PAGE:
A day or two after leaving our sixth home, we landed at our seventh. It was a nice brick ranch. It was larger than what we were used to, three bedrooms and two baths. David and I wouldn’t have to share a room anymore, and I found that thought incredibly pleasing.

I shared my excitement with Papa, as we were getting settled in. He’d been on edge the last few days, and I kept trying desperately to cheer him up. We were unpacking boxes in the kitchen, one thing I could actually help with, and as I was filling one of the cabinets with our cups and glasses, I casually remarked, “I’m so glad I have my own room now.”

It happened fast, so fast that it took my mind a moment to catch up. One of the plates that Papa had been putting away in the cabinets whizzed past my ear and crashed unceremoniously against the wall behind me. I kept my eyes trained on Papa, whose face had gone red in anger. “You’ve always had your own room!” His words echoed in my head, over and over. “There is no David!”

No David? My mind raced. It couldn’t be true. David was just in the other room, playing with his toys. He had grown tired of helping us sort through boxes.

Hadn’t he?

As I looked up at Papa, my eyes filled with tears. “I just want to go home.” I said quietly, and I could tell his anger was abating, because his gray eyes had softened.

“I know.”

He put me to bed early that night. After drying my tears and singing a quiet song, he laid me down in a soft pink bed, one that was achingly familiar to me.

The truth came crashing down on me suddenly and without warning.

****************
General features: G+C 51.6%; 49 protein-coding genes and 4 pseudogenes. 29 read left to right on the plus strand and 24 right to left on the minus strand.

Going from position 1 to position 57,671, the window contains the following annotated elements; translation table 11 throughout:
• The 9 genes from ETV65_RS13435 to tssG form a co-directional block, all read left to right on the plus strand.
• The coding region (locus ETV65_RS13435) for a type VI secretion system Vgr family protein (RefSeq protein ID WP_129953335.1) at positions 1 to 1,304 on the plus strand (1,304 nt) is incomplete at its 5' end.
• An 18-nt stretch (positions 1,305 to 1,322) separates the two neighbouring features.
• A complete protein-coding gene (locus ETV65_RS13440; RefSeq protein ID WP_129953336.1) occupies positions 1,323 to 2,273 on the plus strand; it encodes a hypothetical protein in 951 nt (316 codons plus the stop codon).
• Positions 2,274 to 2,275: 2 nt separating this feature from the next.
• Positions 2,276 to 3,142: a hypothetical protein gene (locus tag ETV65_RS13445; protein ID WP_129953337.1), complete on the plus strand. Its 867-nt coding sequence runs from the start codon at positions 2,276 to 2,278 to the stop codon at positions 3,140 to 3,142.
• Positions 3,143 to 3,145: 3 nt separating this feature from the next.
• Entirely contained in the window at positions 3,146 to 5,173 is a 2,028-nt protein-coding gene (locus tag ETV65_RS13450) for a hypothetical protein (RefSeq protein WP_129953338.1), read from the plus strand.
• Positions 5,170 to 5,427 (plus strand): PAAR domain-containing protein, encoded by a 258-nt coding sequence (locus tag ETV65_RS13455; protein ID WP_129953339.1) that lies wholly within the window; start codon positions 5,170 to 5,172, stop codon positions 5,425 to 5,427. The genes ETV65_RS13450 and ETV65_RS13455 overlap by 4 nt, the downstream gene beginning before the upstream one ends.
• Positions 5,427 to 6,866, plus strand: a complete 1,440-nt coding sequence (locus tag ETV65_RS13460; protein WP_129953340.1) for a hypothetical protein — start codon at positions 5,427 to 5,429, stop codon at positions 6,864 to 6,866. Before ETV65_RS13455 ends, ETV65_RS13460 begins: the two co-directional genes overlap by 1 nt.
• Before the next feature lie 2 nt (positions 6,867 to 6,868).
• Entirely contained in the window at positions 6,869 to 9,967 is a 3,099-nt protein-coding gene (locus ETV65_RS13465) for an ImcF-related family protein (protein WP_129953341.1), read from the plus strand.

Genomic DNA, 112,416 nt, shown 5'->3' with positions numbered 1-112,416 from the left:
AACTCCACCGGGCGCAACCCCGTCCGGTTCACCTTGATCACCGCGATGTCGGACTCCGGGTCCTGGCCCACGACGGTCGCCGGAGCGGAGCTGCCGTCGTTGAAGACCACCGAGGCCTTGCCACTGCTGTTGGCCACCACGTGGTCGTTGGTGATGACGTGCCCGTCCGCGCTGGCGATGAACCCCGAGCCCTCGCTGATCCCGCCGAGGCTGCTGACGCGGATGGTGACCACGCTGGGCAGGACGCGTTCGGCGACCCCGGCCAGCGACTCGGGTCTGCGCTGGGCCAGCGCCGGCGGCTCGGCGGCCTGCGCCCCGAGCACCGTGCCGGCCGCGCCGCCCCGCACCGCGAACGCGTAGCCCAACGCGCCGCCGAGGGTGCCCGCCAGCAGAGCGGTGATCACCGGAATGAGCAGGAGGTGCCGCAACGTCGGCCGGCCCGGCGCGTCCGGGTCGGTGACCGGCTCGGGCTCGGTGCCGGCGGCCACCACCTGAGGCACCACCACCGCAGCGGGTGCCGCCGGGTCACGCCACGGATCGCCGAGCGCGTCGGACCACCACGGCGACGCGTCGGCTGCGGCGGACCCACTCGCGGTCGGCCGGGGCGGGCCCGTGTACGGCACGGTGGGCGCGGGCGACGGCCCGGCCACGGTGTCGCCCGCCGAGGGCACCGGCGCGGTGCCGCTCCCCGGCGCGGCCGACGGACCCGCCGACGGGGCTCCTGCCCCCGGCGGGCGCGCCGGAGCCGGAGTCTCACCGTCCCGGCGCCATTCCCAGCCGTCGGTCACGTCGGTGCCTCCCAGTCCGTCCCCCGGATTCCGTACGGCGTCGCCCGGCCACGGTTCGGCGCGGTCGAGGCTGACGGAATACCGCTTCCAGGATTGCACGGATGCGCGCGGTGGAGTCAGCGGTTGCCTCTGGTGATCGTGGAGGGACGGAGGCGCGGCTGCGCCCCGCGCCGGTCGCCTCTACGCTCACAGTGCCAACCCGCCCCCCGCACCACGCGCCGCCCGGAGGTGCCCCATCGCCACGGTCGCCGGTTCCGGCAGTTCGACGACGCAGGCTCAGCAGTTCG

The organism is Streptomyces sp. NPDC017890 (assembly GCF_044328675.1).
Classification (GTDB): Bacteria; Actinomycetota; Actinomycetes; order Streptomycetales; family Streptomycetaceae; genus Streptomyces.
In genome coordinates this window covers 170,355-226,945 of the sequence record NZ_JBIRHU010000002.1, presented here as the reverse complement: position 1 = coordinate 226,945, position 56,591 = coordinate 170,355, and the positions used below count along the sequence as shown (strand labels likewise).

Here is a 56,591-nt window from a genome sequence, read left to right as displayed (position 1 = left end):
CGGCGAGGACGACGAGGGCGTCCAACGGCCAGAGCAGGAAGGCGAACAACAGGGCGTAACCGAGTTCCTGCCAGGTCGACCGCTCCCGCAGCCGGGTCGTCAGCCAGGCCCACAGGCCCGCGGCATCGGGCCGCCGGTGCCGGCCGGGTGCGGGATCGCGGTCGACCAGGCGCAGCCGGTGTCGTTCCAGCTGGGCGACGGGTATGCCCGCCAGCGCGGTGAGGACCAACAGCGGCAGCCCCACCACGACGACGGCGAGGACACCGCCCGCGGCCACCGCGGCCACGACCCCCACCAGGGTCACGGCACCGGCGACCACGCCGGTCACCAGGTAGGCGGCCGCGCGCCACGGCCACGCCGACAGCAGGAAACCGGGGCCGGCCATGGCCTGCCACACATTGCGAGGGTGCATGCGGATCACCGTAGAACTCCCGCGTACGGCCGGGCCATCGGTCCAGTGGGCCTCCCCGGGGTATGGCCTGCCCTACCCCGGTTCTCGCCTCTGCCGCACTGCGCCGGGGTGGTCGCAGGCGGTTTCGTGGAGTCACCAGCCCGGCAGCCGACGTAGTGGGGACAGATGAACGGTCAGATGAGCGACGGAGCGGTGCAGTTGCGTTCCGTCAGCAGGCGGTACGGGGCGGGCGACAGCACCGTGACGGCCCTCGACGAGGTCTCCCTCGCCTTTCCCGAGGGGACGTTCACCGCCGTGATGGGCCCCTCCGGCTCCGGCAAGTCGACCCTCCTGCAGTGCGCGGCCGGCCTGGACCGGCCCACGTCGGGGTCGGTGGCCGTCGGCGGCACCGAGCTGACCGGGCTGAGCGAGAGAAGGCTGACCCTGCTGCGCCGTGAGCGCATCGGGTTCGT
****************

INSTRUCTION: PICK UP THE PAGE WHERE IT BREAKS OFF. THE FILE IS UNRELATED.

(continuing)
There was no move. No David. No unpacking.

Just me, Papa, and my madness.

I sat up in my cozy pink bed and looked around a room that was my own, had always been my own. Somehow I knew that when I woke up in the morning I might be in a new place, a strange place. This moment of clarity was probably fleeting, destined to disappear into the madness once again.

The sanity would be fleeting, yes, but for now, my whispered wish from earlier had magically come true…

“I just want to go home.”

…because I realized that we were already home.

Author's Note: This was written in response to Write on Edge's Red Writing Hood prompt. The assignment was to begin a piece with the words "We had to leave immediately" and end it with the words "And then we realized that we were already home." I cheated, because that's how I roll, and tweaked the last sentence to fit my tale. 

Sunday, August 14, 2011

The Runaway

The tiny yellow butterfly landed on the young man’s single outstretched finger. He dared not move in fear he might frighten it away. He kept his eyes trained on the creature, on its sheer beauty and innocence. It distracted him for a moment from the destruction around him.

His world had gone gray, and this little flash of color was something for him to hold onto…even for just a little while.


The whisper was so slight that at first he wondered if he’d dreamed it.

“Hello, mister.” This time he was sure of what he’d heard.

Careful not to disturb the tiny butterfly, he craned his neck, eyes moving over the field around him searching for some sign of movement, for the source of the whisper.

Nothing. For the first time in months, he was immersed in silence.

Except for that slight whisper. That quiet voice…

A chill ran down his spine as he realized he was completely alone. He looked back at the butterfly and tried to ignore the sensation of being watched.

It wasn’t long until he heard the whisper again, except that this time it was more insistent. “Mister, are you ignoring me?”

He jumped up from his position on the ground. Butterfly be damned. And it did fly away, only to return moments later to flit in front of his face.